Volume 2, Book 15, Number 781:
Narrated Said bin Jubair:
I was with Ibn Umar when a spear head pierced the sole of his foot and his foot stuck to the paddle of the saddle and I got down and pulled his foot out, and that happened in Mina. Al-Hajjaj got the news and came to enquire about his health and said, “Alas! If we could only know the man who wounded you!” Ibn Umar said, “You are the one who wounded me.” Al-Hajjaj said, “How is that?” Ibn Umar said, “You have allowed the arms to be carried on a day on which nobody used to carry them and you allowed arms to be carried in the Haram even though it was not allowed before.”
Volume 2, Book 15, Number 782:
Narrated Said bin ‘Amr bin Said bin Al-‘Aas:
Al-Hajjaj went to Ibn Umar while I was present there. Al-Hajjaj asked Ibn Umar, “How are you?” Ibn Umar replied, “I am all right,” Al-Hajjaj asked, “Who wounded you?” Ibn Umar replied, “The person who allowed arms to be carried on the day on which it was forbidden to carry them (he meant Al-Hajjaj)”.
As for the background of this particular incident, history books can shed some light on it iA. The crux is, Ibn Umar saw al-Hajjaj as a tyrant, and disapproved of him. He wasn’t the only one, though.
At al-Hajjaj’s death in ad 714, the people of Iraq rejoiced openly in the streets. Umar II (caliph, 717 – 720) thanked God for removing a “tyrant” and Hasan al-Basri said “O God, it is You who killed him; please, put an end to his habitual practices”. [Wikipedia]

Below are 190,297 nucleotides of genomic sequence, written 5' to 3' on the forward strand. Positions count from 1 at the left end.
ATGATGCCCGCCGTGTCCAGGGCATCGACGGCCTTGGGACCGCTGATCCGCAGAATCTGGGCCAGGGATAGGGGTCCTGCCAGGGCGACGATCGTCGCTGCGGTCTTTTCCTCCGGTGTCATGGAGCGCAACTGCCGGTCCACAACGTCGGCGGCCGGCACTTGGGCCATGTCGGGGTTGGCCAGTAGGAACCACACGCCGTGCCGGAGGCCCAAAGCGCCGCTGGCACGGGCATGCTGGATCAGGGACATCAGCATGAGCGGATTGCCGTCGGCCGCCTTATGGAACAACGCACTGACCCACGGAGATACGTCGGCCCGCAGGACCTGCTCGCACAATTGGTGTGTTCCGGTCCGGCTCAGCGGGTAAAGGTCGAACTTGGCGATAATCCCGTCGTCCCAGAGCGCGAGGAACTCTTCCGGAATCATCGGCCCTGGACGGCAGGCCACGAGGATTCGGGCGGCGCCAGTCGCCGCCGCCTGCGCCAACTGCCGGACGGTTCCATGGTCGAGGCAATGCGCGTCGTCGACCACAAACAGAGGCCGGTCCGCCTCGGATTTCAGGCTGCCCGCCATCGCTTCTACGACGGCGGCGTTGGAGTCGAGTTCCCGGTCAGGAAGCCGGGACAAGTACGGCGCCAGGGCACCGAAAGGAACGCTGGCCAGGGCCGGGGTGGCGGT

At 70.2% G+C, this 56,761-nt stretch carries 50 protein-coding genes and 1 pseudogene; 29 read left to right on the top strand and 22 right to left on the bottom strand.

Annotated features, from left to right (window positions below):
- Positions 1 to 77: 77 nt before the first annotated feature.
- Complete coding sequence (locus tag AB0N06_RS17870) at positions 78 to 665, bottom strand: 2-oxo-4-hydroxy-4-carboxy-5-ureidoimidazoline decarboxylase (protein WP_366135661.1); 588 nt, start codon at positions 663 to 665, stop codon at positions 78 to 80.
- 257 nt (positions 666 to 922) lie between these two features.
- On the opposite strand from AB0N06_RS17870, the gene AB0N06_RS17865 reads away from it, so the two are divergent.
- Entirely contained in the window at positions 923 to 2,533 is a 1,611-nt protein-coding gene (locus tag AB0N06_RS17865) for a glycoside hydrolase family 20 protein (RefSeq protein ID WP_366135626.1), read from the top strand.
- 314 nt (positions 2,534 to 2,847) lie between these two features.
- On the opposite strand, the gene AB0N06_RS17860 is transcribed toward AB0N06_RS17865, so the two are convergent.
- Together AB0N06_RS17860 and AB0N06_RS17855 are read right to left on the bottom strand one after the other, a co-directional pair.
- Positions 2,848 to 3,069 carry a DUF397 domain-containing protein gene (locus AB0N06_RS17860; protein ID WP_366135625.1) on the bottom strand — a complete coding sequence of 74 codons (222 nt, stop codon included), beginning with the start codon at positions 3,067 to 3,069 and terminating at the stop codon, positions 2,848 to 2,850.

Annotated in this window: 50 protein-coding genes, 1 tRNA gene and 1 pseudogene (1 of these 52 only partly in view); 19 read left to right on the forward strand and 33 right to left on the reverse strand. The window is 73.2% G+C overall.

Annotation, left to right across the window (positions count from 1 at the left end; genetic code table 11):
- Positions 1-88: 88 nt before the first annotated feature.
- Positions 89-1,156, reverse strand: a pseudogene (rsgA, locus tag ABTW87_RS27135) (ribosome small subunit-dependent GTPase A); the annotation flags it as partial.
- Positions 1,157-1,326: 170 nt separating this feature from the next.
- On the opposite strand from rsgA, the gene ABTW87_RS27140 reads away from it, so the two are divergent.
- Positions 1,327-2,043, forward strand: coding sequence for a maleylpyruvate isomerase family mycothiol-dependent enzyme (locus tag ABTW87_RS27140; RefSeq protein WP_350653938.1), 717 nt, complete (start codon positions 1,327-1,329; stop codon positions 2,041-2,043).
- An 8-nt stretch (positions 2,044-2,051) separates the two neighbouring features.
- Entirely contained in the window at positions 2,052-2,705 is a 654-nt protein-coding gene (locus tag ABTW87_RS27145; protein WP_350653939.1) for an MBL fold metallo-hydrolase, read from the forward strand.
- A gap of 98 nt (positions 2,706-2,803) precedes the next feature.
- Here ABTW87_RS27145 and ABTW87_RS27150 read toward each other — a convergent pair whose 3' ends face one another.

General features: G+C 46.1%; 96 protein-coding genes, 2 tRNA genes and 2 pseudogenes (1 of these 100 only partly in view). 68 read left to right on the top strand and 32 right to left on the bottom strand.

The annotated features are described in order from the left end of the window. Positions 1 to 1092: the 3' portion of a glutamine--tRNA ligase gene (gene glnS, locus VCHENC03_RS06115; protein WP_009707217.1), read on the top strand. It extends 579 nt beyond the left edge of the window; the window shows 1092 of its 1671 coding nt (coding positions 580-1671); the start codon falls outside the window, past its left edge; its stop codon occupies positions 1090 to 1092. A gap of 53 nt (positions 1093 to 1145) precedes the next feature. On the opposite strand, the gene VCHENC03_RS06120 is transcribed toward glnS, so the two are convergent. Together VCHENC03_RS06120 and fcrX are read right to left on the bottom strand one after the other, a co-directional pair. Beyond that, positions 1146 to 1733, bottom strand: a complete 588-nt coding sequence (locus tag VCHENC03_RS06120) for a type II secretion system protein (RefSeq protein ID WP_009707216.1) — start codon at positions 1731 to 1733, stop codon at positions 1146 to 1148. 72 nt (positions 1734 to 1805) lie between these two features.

Ayyub said: “I asked Nafi’ how Ibn ‘Umar died, and he said: “He was injured between two of his fingers by a supporting beam in the middle of the crowd during the stone-throwing of the Hajj, and this made him sick. So, al-Hajjaj came to visit him, and Ibn ‘Umar closed his eyes. al-Hajjaj spoke to him, and he would not reply.””
No judgement intended.
Coming back to the the Ahadith mentioned above, it is not allowed to carry weapons in the vicinity of Haram, because that place is sacred, and anything that could potentially violate its sanctity is forbidden. If one wants to carry a weapon to protect himself, let him know that countless security guards are already doing that job. :)
What’s forbidden is forbidden. No one can make lawful what Allah made unlawful, not even scholars. So Ibn Umar was angry at al-Hajjaj because he had allowed people to carry arms in Haram, although it was forbidden to do so. Allahu A`lam.